I know this may be a shock, coming from me. But I regret it.
No, not loving you. LORD knows, that’s the best thing I’ll ever do.
The mistake was letting you fall for me—when I knew you’d be the only one to live with the consequences.
V. C. Slade is a writer and amateur adult in California. She can be found at vcslade.com.
Watching two swans glide across the farmer’s pond, Claire reflects on her life and how things didn’t work out the way she’d imagined.
She read that swans mate for life, and wonders why they hadn’t shared that secret with the young couple who once pledged undying love along this shore.
Candace Kubinec posts her stories at storydribbles.wordpress.com and her poetry at rhymeswithbug.com.
26 years old. That’s when my heart first met hers.
26 minutes in and I was already in love.
26 months later I broke her heart into a billion bits.
26 seconds. That’s how long it took her to leave.
26 years older and I’m still picking up the pieces.
Dylan Martin is a University at Albany alumnus who currently lives in the New York metropolitan area. His passion for fiction tends to gravitate towards the characters involved, and his writing tends to focus on the characters as well. See more at dm-writing.com.
Thomas reached across the gear shift, searching for his brother’s hand, as mangled shreds of guardrail accompanied their descent.
The five-second drop opened up into a lifetime of memory.
Campouts. Christmases. Dallas Cowboys games.
So what if Jimmy’d slept with his wife?
Thomas regretted his decision five seconds too late.
Dr. Adrian L. Cook is a humanities professor at Tarrant County College in Fort Worth, TX. He is also a semi-pro musician, specializing in the electric washboard. He lives with his wife — children’s book author Cristee Cook — their two kiddos, their pancake-colored dog, and lots and lots of books.
I looked into her eyes.
I held her hand.
I should have said, “I love you.”
Should have said, “Thank you for the good times.”
But I was angry still,
after all those years.
I looked into her eyes.
I dropped her hand.
and then I died.
Harry Demarest has written 30 50-word stories that have been published, and another dozen or so that were not good enough. Two of his longer stories have been published.
I miss reading your gothic paranormal dinosaur erotica poetry.
I miss you playing B-side heavy metal on low volume whilst veganising carnivorous recipes.
I miss picking up a full jar of pickles and standing stupidly with only the lid in my hand.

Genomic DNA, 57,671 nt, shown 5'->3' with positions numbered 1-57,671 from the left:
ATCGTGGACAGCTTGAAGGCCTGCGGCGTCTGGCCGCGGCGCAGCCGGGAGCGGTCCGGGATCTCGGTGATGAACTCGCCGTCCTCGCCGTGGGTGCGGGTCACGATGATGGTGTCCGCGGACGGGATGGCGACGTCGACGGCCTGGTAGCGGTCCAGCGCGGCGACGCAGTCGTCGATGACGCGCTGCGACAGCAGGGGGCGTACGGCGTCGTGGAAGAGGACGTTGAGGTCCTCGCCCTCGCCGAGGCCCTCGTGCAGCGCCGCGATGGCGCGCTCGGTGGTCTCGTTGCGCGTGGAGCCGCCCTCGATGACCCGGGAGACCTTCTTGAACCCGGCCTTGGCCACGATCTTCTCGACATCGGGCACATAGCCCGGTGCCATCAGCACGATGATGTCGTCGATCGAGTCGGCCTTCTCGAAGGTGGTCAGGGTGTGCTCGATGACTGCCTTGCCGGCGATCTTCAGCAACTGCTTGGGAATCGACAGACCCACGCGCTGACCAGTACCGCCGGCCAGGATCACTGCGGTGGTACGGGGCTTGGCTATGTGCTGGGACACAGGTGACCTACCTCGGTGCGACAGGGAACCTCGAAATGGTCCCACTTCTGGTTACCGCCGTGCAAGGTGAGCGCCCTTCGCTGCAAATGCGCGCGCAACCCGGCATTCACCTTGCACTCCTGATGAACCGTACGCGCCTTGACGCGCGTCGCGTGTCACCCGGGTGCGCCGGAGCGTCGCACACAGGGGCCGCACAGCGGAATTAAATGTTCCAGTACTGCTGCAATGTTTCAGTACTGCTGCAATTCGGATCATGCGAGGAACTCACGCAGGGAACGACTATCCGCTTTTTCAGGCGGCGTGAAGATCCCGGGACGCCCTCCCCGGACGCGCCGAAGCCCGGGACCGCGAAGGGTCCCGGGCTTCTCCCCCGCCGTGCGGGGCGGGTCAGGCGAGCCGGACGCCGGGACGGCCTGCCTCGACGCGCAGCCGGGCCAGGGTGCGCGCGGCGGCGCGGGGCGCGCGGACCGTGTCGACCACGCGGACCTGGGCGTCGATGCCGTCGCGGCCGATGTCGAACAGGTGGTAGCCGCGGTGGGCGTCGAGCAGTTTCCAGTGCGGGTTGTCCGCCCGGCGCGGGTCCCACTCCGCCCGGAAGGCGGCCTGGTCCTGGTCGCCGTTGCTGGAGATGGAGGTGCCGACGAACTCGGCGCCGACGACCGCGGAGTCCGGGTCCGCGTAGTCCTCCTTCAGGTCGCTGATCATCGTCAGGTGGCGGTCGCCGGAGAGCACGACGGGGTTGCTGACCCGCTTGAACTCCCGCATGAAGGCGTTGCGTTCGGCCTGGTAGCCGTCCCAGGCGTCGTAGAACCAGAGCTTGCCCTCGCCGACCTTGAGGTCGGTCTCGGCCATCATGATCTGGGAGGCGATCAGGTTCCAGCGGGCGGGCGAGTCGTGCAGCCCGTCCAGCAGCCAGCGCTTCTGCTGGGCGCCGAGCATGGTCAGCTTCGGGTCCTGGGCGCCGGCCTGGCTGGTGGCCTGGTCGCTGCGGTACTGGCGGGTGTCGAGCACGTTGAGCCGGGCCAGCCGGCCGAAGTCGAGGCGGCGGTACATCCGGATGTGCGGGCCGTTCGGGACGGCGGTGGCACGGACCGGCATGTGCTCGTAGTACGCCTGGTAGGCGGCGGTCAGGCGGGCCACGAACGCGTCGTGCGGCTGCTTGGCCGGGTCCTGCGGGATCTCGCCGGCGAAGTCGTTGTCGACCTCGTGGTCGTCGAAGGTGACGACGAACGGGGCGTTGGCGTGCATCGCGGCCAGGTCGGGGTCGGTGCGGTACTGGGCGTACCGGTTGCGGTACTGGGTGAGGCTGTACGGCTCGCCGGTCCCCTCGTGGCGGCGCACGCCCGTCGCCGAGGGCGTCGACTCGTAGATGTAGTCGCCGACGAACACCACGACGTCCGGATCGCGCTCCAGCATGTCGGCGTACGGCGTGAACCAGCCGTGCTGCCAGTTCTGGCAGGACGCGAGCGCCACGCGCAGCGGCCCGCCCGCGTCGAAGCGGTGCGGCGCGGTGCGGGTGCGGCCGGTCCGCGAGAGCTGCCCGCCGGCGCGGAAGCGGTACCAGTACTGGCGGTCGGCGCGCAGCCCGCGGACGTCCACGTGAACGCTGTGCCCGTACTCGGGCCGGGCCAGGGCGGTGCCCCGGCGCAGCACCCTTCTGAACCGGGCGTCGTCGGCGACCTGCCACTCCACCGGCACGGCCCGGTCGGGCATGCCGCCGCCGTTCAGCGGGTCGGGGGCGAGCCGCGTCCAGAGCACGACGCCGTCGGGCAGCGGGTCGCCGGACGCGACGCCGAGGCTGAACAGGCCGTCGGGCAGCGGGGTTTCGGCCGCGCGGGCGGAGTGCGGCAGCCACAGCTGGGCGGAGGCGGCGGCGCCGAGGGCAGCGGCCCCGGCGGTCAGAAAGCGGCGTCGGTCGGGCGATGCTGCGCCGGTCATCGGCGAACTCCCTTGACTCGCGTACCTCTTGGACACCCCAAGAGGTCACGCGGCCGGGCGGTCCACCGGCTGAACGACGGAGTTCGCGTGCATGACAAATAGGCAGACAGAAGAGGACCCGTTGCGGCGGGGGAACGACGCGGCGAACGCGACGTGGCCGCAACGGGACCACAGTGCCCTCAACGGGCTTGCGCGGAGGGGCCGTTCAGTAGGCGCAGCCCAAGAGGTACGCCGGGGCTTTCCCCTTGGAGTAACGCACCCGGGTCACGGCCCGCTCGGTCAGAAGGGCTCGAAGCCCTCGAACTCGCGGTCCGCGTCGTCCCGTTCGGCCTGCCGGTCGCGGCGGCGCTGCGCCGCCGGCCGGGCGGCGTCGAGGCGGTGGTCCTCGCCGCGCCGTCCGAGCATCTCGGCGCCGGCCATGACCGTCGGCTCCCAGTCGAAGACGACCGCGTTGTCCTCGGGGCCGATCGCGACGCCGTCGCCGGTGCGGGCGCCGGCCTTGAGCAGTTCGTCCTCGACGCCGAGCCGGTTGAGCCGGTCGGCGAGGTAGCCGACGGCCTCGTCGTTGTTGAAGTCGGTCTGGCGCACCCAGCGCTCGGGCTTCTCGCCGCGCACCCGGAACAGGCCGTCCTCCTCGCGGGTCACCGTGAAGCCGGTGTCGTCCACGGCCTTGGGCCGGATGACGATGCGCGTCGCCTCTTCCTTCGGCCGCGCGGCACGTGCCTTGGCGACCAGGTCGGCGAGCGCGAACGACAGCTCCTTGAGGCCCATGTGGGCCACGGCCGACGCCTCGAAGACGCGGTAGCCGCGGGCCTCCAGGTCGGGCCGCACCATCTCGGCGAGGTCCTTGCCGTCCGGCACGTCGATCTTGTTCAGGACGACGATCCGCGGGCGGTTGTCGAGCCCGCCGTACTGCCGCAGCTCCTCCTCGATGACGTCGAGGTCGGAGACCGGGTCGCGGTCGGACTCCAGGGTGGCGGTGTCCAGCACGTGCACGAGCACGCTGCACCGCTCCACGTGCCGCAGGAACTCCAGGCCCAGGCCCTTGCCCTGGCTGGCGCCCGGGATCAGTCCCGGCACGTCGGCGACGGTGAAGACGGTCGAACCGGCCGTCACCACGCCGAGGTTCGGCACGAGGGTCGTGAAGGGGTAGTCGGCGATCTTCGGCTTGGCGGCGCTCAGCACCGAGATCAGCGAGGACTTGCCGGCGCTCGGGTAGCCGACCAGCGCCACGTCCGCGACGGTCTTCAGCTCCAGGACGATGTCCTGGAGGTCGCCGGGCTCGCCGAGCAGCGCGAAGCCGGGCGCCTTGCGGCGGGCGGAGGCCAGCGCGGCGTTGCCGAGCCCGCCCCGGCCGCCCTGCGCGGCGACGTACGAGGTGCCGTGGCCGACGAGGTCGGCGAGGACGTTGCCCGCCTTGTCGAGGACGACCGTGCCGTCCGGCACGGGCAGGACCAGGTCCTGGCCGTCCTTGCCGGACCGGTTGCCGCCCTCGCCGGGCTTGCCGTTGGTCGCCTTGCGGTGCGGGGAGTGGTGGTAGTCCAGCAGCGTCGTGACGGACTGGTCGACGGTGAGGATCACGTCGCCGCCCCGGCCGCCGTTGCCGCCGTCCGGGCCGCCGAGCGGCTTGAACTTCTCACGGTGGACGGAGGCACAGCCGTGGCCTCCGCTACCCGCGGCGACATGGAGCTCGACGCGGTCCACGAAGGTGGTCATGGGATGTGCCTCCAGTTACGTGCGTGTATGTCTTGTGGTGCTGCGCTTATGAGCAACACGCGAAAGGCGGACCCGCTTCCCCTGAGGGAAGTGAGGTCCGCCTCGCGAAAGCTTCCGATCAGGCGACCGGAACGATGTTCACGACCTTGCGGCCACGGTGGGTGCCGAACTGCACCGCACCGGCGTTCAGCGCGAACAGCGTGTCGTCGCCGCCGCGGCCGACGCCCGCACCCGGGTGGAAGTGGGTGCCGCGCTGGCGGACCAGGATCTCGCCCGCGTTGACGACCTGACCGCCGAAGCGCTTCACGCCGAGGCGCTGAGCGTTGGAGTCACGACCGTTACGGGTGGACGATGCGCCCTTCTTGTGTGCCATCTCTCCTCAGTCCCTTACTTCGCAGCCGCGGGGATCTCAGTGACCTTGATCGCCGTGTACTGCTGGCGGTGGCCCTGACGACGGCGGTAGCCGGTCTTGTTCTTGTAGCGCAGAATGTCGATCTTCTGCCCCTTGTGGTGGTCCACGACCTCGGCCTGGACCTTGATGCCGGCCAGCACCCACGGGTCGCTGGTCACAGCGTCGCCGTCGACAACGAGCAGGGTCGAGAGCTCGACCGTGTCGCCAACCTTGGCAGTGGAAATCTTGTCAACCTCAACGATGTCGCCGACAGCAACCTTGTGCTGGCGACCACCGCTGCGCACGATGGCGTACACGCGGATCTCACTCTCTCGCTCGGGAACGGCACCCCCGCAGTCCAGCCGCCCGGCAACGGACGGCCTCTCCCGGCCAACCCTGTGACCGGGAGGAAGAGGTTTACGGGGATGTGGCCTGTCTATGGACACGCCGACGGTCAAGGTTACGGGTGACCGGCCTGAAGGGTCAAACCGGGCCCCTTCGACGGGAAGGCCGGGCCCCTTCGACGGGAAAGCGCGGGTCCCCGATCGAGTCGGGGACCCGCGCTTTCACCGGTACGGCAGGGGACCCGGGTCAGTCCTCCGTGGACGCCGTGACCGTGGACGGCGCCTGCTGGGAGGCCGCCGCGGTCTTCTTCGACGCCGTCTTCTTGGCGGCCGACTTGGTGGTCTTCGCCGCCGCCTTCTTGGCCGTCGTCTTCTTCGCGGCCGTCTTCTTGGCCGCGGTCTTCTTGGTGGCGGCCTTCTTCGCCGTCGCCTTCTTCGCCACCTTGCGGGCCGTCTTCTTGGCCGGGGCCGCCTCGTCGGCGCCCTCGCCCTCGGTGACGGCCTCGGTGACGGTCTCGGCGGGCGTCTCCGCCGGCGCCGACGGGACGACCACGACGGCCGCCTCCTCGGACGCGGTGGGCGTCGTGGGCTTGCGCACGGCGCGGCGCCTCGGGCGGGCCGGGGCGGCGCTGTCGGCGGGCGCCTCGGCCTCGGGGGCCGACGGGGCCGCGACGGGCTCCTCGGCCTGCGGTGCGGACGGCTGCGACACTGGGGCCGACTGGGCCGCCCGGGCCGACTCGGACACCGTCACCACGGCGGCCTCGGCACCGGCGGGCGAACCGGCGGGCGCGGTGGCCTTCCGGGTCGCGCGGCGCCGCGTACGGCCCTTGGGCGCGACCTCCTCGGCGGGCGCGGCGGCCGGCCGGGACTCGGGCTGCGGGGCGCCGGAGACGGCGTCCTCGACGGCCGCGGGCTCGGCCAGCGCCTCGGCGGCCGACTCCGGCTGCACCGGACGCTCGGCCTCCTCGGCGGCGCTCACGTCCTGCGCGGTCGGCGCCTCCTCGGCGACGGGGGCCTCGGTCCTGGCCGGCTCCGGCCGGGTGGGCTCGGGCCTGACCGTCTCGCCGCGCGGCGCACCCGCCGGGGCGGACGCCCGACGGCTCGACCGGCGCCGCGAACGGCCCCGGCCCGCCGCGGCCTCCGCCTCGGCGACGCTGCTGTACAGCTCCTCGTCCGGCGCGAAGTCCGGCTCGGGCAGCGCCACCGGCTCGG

I missed the meaning of your goodbye note.
Alice Lam moved to Australia from the UK with her partner and they share a house in Melbourne, along with a cheese-seeking, greying Boxer dog. See more at alicelambooks.com.
Before dying, she softly whispered, “I’ve never really loved you, and now I can’t make it up to you.”
He already knew, and consoled, “Don’t worry about that now. I’ve loved you enough for both of us.”
That’s when he saw in her eyes the love he’d always waited for.
Connell is always upbeat about putting something in his bio section and personally writes them all by himself as others couldn’t be bothered doing it for him.
Some wild-eyed vagrant bursts into a studio and tells a young artist about the evil he’s done and his years on the run. He hands the artist a pistol.
The artist listens attentively before recognising the vagrant’s eyes as his.
Terror… Then resignation follows as he slowly squeezes the trigger.
One of Connell’s many dilemmas is whether to write a bit or not before going to bed. When he writes, he’s sleepy the next day, and when he doesn’t, the ideas slip away.
He meticulously unwraps it to find an android of his deceased father.
It self-activates and tells him his father uploaded all his memories and emotions before he died. It loads and says, “Son! I’m back!”
He shoves the imposter away.
The android weeps for a moment, then deletes its memory.
Connell writes a bit and then goes to bed.
When I was younger, my dad taught me how to play chess. If I made a bad move, my dad would let me take it back. He also taught me that a man never cheats.
But I cheated. And that broke her heart.
Nobody’s letting me take that move back.
D.B. Robertson is a Psychology major from Indiana who has rediscovered a love for creative fiction after taking courses in creative writing. When not busy with writing or theatre, D.B. works as a writing tutor at university.